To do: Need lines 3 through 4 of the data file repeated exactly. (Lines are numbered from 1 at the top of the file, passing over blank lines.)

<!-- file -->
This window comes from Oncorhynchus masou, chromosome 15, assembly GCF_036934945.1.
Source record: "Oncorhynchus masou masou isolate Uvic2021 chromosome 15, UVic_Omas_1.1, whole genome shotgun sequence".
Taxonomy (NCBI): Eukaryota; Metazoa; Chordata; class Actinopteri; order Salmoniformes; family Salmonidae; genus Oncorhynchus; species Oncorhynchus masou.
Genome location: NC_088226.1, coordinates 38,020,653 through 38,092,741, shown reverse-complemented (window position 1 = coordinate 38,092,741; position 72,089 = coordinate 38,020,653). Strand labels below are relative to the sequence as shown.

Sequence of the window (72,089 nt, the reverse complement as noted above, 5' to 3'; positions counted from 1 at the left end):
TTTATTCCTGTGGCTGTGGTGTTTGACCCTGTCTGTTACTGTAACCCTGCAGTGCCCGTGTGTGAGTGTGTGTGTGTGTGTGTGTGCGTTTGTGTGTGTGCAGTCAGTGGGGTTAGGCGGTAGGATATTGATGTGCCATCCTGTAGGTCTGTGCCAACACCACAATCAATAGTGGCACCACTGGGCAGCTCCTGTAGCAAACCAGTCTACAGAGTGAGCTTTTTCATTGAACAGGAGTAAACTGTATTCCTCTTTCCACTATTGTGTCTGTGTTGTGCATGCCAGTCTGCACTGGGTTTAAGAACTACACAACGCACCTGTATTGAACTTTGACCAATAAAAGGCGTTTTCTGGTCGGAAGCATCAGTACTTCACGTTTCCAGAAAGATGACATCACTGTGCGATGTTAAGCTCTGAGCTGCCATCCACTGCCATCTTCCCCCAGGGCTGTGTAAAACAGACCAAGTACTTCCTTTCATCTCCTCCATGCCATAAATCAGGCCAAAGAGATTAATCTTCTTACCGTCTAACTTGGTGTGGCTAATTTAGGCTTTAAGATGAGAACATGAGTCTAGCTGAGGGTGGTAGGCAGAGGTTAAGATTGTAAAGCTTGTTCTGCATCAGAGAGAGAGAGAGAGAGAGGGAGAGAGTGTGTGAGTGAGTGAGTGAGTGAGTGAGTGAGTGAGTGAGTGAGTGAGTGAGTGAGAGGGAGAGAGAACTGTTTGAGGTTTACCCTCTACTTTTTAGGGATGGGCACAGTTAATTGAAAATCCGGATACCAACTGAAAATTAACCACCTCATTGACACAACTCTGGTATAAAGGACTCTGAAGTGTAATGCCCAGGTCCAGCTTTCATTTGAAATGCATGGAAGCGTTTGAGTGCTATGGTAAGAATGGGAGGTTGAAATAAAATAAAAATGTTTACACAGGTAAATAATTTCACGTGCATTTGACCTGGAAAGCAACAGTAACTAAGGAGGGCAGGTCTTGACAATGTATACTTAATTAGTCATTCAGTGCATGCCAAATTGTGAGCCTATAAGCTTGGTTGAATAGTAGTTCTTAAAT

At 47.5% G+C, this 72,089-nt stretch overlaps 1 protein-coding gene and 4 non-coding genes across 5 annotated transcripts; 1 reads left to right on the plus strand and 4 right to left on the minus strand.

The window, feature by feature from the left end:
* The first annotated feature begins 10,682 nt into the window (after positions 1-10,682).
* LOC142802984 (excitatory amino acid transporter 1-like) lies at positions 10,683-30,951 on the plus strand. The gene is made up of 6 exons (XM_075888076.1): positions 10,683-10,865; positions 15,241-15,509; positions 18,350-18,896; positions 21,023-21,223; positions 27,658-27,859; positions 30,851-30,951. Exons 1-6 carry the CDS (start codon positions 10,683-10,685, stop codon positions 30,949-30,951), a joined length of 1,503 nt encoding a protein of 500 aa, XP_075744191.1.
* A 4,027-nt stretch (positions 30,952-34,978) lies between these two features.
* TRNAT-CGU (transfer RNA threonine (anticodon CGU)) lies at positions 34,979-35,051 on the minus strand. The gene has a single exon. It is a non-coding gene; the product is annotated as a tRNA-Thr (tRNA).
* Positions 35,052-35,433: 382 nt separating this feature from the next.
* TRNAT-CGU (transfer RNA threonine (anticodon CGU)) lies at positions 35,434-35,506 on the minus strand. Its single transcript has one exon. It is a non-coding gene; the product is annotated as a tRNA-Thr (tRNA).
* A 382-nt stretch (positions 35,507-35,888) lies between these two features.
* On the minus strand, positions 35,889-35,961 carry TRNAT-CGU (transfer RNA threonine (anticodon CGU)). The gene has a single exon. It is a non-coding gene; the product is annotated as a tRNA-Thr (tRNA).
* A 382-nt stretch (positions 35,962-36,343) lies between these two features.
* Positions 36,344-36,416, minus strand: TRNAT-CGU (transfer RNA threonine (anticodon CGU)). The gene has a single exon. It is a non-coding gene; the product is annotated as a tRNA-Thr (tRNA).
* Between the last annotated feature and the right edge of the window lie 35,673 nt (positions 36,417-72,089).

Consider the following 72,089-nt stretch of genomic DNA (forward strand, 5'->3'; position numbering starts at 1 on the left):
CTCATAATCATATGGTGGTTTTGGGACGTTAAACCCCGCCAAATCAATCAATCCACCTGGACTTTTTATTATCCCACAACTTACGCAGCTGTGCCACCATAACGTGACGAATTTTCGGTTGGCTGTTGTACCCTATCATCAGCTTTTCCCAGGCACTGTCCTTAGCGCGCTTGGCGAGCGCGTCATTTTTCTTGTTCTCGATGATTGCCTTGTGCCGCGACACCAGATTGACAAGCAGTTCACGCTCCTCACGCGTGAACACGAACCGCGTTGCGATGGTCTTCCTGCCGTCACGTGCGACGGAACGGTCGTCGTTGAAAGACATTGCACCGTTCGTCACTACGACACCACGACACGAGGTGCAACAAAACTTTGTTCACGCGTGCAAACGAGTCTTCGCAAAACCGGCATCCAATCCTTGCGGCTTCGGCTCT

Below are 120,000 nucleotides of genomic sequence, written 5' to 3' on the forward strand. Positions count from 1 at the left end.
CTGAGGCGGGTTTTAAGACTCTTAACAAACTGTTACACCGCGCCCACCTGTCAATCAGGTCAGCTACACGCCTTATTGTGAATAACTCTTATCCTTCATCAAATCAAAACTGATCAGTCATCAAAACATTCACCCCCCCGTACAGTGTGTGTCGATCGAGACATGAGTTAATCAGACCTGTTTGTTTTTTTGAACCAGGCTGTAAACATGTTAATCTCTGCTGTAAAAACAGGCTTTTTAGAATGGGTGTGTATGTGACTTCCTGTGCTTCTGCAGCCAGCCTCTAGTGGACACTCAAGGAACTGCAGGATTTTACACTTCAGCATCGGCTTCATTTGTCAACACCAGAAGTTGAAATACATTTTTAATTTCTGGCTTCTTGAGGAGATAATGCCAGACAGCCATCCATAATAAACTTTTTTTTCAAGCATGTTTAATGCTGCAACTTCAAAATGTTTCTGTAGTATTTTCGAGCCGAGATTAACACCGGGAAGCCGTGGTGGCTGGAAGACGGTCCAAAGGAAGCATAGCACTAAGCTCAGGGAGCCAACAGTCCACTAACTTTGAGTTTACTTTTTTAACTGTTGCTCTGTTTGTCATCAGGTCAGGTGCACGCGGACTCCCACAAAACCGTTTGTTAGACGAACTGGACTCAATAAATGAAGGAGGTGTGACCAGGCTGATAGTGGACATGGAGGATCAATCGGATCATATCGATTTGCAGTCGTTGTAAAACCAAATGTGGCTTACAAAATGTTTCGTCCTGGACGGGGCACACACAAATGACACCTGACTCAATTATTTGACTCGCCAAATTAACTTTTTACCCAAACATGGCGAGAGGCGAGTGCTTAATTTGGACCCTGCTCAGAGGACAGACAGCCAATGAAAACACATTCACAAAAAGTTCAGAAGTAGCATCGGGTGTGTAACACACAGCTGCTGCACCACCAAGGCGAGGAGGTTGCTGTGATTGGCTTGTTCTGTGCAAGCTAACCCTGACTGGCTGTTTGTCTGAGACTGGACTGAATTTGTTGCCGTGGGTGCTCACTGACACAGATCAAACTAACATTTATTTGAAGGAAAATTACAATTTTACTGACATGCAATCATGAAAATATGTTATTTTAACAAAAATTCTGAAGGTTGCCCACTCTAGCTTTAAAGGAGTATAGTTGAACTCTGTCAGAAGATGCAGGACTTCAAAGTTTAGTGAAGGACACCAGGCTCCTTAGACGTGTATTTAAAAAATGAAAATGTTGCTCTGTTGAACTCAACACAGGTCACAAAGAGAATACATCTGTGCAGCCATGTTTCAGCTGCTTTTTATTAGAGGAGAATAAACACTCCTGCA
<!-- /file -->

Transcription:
Taxonomy (NCBI): Eukaryota; Metazoa; Chordata; class Actinopteri; order Salmoniformes; family Salmonidae; genus Oncorhynchus; species Oncorhynchus masou.
Genome location: NC_088226.1, coordinates 38,020,653 through 38,092,741, shown reverse-complemented (window position 1 = coordinate 38,092,741; position 72,089 = coordinate 38,020,653). Strand labels below are relative to the sequence as shown.